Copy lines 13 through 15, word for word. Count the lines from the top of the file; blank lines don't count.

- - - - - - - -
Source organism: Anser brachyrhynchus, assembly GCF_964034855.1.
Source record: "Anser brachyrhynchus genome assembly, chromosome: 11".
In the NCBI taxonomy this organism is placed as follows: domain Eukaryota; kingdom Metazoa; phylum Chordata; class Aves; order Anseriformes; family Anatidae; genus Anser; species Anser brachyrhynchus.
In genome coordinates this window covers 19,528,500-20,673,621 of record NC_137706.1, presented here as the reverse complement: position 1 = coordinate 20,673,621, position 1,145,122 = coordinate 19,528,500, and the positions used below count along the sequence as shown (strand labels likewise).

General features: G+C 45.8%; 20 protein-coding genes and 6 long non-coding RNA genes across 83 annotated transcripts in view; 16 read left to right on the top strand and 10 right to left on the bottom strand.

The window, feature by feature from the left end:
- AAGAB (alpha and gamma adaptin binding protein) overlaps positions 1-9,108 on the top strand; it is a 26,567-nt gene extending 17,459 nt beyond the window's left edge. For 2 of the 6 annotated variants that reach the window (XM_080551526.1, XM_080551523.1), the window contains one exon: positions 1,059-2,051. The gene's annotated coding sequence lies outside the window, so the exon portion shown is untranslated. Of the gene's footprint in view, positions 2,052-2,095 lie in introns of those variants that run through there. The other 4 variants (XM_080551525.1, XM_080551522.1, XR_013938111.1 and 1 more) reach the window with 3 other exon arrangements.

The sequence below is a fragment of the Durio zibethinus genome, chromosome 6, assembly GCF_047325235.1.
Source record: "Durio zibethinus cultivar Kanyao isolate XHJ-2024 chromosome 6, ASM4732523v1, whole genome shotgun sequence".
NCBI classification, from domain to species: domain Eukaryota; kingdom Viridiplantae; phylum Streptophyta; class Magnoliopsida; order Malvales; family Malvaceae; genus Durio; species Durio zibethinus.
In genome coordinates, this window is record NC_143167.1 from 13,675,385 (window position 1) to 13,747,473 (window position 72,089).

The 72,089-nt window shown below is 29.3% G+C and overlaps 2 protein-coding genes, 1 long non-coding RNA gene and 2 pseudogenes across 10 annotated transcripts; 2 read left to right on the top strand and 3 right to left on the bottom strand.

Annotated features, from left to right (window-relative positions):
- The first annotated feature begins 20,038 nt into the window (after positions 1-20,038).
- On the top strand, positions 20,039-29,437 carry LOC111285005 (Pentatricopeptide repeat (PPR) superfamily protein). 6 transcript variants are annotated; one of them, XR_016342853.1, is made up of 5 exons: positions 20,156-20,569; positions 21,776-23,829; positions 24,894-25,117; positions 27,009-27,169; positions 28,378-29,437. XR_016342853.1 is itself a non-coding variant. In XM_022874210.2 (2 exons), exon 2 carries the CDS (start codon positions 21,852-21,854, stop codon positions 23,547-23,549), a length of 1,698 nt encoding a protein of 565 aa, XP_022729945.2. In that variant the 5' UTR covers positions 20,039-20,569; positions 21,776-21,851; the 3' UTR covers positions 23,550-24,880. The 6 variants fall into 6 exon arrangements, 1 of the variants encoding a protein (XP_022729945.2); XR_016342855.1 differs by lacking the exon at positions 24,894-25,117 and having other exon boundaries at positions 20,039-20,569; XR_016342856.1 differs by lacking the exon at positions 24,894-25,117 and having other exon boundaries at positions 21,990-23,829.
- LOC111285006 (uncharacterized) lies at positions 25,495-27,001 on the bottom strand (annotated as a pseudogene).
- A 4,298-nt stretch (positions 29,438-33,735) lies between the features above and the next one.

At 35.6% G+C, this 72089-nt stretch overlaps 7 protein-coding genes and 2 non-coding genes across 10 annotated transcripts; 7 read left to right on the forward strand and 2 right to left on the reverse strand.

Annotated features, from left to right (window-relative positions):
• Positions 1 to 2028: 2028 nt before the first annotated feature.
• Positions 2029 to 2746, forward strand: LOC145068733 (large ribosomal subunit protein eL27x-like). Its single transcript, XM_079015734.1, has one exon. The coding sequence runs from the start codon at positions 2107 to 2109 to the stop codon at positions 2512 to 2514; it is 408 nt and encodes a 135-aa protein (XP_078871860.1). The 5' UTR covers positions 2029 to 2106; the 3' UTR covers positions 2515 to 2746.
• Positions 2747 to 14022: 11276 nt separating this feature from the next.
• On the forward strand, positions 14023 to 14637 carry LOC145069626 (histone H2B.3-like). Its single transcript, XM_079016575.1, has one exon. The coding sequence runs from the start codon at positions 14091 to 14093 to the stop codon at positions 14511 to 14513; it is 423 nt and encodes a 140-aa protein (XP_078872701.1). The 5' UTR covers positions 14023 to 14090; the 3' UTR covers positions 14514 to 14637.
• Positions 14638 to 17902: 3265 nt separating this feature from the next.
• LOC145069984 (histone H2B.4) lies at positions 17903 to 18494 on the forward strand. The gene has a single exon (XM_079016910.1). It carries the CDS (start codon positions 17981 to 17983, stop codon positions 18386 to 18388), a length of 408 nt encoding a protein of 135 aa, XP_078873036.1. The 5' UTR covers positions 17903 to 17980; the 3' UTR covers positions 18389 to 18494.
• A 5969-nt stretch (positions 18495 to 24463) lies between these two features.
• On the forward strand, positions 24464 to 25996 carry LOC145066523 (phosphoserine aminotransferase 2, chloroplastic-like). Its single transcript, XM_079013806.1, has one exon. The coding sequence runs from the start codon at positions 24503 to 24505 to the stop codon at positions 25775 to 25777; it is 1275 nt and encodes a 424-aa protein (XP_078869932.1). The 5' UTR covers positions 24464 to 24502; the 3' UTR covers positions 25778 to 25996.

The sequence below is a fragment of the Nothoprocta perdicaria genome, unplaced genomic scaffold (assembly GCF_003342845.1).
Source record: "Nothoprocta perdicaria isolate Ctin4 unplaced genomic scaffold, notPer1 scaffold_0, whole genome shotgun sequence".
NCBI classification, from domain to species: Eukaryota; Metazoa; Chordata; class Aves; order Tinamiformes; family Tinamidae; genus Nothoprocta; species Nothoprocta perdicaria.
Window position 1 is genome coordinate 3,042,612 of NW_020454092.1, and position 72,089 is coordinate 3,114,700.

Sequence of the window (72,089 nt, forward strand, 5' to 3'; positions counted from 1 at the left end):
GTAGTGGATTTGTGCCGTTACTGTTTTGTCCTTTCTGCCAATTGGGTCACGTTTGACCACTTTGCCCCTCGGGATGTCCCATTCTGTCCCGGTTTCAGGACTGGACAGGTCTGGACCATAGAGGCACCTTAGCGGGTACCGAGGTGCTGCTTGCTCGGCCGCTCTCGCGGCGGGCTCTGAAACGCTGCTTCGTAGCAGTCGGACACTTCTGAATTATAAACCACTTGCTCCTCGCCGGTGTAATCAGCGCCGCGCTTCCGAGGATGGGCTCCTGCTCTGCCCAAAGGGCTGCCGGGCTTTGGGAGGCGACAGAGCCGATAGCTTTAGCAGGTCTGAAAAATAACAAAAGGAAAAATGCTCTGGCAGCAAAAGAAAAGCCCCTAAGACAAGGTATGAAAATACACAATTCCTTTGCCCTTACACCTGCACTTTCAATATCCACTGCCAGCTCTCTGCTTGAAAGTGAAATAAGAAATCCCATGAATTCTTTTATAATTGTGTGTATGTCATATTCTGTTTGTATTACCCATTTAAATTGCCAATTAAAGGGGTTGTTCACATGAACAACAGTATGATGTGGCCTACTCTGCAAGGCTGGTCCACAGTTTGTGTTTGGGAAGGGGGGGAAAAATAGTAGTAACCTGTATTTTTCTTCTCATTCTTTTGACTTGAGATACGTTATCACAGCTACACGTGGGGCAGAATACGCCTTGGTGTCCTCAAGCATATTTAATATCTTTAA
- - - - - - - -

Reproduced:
Annotated features, from left to right (window-relative positions):
- The first annotated feature begins 20,038 nt into the window (after positions 1-20,038).
- On the top strand, positions 20,039-29,437 carry LOC111285005 (Pentatricopeptide repeat (PPR) superfamily protein). 6 transcript variants are annotated; one of them, XR_016342853.1, is made up of 5 exons: positions 20,156-20,569; positions 21,776-23,829; positions 24,894-25,117; positions 27,009-27,169; positions 28,378-29,437. XR_016342853.1 is itself a non-coding variant. In XM_022874210.2 (2 exons), exon 2 carries the CDS (start codon positions 21,852-21,854, stop codon positions 23,547-23,549), a length of 1,698 nt encoding a protein of 565 aa, XP_022729945.2. In that variant the 5' UTR covers positions 20,039-20,569; positions 21,776-21,851; the 3' UTR covers positions 23,550-24,880. The 6 variants fall into 6 exon arrangements, 1 of the variants encoding a protein (XP_022729945.2); XR_016342855.1 differs by lacking the exon at positions 24,894-25,117 and having other exon boundaries at positions 20,039-20,569; XR_016342856.1 differs by lacking the exon at positions 24,894-25,117 and having other exon boundaries at positions 21,990-23,829.